"An intense joy ride, with the ridiculously entertaining Steve Zahn up front"
In the "road stalker" sub-genre of horror movies, a few titles stand out above the traffic. The Hitcher, Duel and Breakdown are three films in which vast expanses of American highways are the setting for some dark and frantic pursuits. You can add John Dahl's addictively entertaining Joy Ride to the list.Dahl's affinity for exposing the underbelly of seemingly innocuous locales was evident in films like The Last Seduction and Red Rock West, and his latest effort turns a lazy cross-country drive into a manic case of cat-and-mouse survival.
Paul Walker stars as Lewis, a college man all set to fly home for the holidays. When his longtime girl/friend expresses an interest in seeing him, Lewis promptly trades his airline ticket in for a classic roadster and hits the highway. After learning that his brother Fuller has been arrested in Salt Lake City, Lewis makes the detour and bails his estranged sibling out of jail.
Once they're back on the road, Lewis and Fuller engage in some rather cruel voice pranks over their CB radio. Let's just say they end up screwing with the wrong trucker. And that's an understatement. To divulge anything further would spoil a lot of the fun and make no mistake - Joy Rideis a lot of fun.
While the screenplay (by Clay Tarver and Jeffrey Abrams) is just fresh and original enough to keep things moving, the real star of the movie is Dahl's camera. The endless stretches of highway and the seemingly harmless sound of radio static take on truly ominous tones, and the result is a movie that creeps you out in an enjoyable subtle fashion.
Several effective scenes of tension are littered throughout the film, most notable a sequence showing the brothers trying desperately to eavesdrop on a neighboring motel room. And without giving anything away at all, Joy Ride has a white-knuckled finale that will have you pulling at your clothes.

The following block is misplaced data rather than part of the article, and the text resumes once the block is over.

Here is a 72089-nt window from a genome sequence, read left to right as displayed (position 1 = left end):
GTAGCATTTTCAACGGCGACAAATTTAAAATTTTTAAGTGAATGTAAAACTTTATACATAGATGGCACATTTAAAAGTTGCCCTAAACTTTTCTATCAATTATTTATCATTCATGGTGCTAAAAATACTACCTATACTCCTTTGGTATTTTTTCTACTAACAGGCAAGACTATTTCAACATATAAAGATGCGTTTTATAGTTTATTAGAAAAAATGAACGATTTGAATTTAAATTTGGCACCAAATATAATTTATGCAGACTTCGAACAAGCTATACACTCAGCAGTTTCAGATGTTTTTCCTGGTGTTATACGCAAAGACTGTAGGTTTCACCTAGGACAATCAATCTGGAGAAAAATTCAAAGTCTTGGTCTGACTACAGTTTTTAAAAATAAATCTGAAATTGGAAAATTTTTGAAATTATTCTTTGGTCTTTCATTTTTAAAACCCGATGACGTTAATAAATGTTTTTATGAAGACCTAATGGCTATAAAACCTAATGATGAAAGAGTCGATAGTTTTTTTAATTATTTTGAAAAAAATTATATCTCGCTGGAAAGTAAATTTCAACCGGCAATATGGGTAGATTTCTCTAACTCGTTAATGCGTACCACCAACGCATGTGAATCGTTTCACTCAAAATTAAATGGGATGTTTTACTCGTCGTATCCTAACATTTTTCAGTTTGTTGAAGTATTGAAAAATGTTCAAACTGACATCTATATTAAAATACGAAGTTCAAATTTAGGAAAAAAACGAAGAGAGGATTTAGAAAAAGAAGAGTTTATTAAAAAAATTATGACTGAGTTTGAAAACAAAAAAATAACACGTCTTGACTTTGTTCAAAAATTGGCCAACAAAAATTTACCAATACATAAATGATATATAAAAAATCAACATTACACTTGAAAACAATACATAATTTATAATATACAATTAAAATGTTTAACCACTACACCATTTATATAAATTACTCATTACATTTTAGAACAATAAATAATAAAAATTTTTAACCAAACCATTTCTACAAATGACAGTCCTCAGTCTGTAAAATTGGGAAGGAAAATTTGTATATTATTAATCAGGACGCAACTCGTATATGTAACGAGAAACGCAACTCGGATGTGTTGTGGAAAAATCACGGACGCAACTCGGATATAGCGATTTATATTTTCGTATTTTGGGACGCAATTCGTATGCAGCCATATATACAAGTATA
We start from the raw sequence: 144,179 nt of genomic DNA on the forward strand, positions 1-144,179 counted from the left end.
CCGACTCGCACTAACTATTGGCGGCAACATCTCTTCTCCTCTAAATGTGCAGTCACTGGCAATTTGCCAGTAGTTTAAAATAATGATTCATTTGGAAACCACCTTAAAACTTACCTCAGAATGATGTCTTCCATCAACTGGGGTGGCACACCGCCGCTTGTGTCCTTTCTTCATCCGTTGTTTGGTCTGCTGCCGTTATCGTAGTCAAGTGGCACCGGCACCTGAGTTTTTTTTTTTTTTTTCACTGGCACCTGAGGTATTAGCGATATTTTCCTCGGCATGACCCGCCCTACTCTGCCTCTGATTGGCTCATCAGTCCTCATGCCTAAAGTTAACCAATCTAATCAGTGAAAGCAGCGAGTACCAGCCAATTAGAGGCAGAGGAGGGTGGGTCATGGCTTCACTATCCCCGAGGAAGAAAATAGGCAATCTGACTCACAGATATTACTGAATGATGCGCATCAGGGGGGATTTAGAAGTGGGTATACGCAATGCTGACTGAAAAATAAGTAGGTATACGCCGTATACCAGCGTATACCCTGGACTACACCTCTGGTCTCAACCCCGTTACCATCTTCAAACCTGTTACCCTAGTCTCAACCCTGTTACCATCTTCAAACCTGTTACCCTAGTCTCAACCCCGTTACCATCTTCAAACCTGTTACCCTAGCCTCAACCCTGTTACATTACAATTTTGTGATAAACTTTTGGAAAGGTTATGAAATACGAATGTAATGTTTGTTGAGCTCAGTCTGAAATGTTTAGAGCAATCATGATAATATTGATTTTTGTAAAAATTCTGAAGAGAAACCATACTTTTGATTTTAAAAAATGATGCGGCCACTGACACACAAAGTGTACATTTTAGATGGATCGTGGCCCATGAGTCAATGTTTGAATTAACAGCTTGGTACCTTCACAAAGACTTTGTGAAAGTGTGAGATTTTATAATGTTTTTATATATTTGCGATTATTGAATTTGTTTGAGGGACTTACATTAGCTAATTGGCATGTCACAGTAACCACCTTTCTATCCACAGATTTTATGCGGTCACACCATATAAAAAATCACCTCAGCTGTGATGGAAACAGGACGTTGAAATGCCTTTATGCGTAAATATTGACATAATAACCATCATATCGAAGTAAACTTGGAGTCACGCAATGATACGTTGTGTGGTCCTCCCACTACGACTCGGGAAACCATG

Aside from the perpetually hidden antagonist known as "Rusty Nail", Joy Ride is essentially a three-character piece. As Lewis, Paul Walker gives possibly his strongest performance to date. Without the unrealistic swagger necessary for movies like The Fast and the Furious and She's All That, Walker could prove to be a solid character actor. As the lovely Venna, Leelee Sobieski (Deep Impact, The Glass House) is quite good, although she only a few opportunities to prove it.
The performer who steals the entire film is the fantastic young actor Steve Zahn. Perhaps best known as "the funny one" from That Thing You Do!, Zahn has filled his resume with an unending string of quirky and entertaining performances in movies like Out of Sight, Suburbia and Happy, Texas. Zahn has such a sly and bemused delivery that he's simply a joy to watch.While Joy Ride certainly isn't going to win any awards for rampant originality, Dahl and his cast deserve praise for breathing some entertaining new life into a generally stale genre. Imagine 'Jeepers Creepers' with twice the smarts and half the silliness.